Article I, Section 8, Clause 1 of the Constitution of the United States:
The Congress shall have Power to lay and collect Taxes, Duties, Imposts and Excises, to pay the Debts and provide for the common Defence and general Welfare of the United States; but all Duties, Imposts and Excises shall be uniform throughout the United States.
Prior to the early 20th century, most federal revenue came from tariffs rather than taxes, although Congress had often imposed excise taxes on various goods. The Revenue Act of 1861 had introduced the first federal income tax, but that tax was repealed in 1872. During the late nineteenth century, various groups, including the Populist Party, favored the establishment of a progressive income tax at the federal level. These groups believed that tariffs unfairly taxed the poor, and they favored using the income tax to shift the tax burden onto wealthier individuals.
"In 1909, during the debate over the Payne–Aldrich Tariff Act, Congress proposed the Sixteenth Amendment to the states. Though conservative Republican leaders had initially expected that the amendment would not be ratified, a coalition of Democrats, progressive Republicans, and other groups ensured that the necessary number of states ratified the amendment. Shortly after the amendment was ratified, Congress imposed a federal income tax with the Revenue Act of 1913. The Supreme Court upheld that income tax in the 1916 case of Brushaber v. Union Pacific Railroad Co., and the federal government has continued to levy an income tax since 1913."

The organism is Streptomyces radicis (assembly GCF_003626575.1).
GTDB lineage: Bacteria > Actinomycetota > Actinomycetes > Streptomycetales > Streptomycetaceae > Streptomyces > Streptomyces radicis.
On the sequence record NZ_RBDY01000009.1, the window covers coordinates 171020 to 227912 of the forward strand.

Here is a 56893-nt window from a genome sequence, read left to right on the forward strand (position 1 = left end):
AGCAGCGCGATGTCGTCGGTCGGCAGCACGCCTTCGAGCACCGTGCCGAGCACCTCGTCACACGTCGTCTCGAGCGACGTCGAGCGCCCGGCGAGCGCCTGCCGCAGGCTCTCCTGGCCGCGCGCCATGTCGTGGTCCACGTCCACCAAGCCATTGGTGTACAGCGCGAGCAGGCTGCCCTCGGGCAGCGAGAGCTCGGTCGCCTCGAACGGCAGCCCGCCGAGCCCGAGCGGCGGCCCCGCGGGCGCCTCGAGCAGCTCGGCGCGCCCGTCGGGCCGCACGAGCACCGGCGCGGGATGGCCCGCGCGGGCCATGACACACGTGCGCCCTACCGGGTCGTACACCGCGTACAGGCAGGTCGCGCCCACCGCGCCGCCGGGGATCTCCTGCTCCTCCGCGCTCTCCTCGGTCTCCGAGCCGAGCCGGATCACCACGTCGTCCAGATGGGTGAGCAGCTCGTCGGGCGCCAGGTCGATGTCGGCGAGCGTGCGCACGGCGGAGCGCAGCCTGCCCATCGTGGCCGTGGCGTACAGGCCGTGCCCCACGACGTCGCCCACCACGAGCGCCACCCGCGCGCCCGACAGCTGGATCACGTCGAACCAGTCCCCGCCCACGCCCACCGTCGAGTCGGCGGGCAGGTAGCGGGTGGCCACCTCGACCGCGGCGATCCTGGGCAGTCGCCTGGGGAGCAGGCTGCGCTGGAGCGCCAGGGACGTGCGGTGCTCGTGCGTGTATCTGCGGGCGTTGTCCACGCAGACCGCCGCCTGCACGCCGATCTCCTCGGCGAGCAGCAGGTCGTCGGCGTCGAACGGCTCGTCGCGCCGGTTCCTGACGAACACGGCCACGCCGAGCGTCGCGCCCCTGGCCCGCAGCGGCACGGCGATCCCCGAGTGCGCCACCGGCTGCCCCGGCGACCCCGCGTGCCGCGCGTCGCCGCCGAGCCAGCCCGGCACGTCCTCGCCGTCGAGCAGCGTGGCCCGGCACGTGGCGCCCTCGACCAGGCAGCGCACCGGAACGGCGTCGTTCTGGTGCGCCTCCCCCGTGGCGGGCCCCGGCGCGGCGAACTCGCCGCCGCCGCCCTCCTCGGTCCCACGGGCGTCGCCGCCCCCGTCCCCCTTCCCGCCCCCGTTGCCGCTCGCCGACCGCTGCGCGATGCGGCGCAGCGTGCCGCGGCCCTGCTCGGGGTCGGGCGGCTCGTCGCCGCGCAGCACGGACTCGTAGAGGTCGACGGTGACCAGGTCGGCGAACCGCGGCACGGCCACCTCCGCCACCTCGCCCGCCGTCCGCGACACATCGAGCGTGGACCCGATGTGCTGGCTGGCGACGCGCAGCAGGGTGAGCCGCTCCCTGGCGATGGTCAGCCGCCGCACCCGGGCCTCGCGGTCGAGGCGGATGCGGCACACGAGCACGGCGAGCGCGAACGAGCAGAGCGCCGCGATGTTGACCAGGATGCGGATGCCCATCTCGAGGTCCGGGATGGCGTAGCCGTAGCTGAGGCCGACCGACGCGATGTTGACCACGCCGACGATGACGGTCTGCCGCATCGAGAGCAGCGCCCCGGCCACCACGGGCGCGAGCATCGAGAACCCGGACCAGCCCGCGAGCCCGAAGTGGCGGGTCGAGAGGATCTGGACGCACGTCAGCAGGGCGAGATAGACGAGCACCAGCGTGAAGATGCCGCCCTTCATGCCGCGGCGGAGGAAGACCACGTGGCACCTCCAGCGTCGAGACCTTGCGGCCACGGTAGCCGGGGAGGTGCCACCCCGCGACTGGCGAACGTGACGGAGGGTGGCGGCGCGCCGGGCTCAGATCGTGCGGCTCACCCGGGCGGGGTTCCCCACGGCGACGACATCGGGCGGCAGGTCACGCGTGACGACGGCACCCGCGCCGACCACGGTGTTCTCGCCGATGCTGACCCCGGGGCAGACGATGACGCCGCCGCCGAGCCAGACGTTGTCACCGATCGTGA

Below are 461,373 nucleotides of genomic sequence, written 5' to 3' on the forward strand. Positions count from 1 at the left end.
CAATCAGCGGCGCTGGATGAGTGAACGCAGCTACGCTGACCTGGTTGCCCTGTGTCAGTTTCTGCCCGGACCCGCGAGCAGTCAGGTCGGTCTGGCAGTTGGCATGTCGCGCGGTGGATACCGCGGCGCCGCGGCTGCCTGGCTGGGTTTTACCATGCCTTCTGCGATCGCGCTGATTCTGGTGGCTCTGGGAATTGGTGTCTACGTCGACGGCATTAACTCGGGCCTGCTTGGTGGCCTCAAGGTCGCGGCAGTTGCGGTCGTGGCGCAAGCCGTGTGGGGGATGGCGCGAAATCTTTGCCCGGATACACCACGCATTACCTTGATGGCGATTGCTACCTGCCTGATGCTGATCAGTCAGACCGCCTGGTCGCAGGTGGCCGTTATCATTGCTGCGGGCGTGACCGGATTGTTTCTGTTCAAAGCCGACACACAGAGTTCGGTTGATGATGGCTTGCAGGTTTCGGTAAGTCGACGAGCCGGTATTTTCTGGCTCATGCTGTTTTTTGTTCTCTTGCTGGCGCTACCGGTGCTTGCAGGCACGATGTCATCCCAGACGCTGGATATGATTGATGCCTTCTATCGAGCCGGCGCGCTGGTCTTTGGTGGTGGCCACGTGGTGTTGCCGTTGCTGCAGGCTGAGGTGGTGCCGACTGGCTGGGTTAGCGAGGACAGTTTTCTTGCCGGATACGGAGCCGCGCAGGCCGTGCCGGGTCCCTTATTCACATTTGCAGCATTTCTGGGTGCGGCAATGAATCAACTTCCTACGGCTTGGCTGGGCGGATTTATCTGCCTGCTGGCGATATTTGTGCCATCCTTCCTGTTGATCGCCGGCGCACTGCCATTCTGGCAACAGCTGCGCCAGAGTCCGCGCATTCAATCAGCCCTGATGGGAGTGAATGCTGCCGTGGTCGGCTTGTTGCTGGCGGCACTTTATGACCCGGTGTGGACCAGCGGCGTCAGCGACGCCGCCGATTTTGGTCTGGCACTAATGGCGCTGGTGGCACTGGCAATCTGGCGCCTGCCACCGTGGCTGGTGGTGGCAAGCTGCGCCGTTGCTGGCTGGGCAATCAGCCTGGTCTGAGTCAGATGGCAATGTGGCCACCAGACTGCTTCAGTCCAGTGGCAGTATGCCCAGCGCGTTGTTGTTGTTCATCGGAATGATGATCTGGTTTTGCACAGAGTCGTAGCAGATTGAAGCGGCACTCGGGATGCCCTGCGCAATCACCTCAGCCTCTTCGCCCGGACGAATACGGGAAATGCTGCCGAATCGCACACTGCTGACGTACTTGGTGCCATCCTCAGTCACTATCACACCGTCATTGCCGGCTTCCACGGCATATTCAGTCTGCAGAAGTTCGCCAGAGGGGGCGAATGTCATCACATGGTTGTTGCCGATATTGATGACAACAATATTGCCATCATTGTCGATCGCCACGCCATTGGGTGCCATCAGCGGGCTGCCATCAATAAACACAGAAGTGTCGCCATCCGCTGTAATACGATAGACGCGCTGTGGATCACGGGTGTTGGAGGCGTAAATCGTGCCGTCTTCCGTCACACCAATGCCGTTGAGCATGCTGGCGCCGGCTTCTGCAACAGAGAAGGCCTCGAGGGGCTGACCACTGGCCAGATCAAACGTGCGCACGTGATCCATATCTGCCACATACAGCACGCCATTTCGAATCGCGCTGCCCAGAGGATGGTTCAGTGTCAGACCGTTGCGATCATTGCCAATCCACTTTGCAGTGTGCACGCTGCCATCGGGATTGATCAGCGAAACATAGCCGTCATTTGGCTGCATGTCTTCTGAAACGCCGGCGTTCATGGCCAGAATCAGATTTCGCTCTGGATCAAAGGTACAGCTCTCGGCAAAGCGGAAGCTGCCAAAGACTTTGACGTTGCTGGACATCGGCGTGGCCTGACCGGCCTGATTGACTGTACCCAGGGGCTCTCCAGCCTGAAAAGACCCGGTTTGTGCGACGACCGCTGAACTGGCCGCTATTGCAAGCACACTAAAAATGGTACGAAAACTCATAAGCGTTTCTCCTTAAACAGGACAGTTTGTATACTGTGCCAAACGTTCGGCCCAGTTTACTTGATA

The Sixteenth Amendment to the Constitution of the United States:
The Congress shall have power to lay and collect taxes on incomes, from whatever source derived, without apportionment among the several States, and without regard to any census or enumeration.
Nowhere in the primary or rudimentary materials one might research and review on the question, does the notion that taxes are a form of punishment appear.
Nor is the idea expressed in any indirect or subtle manner...
In our system, taxation is not punishment or punitive in imposition or collection.
Taxation in a Democracy should be a manifestation of the egalitarian impulse upon which the Democratic paradigm rests.
So-called free market capitalists see taxes as a cost of doing business that should be reduced or mitigated at every turn and completely eliminated when and where possible.
Taxation is the fault line that runs between Democracy and Capitalism.
The narrative that suggests that taxing wealthy individuals and corporations is punitive is hypocritical and disingenuous at best.
At worst, the notion that taxation is punishment is an outright lie....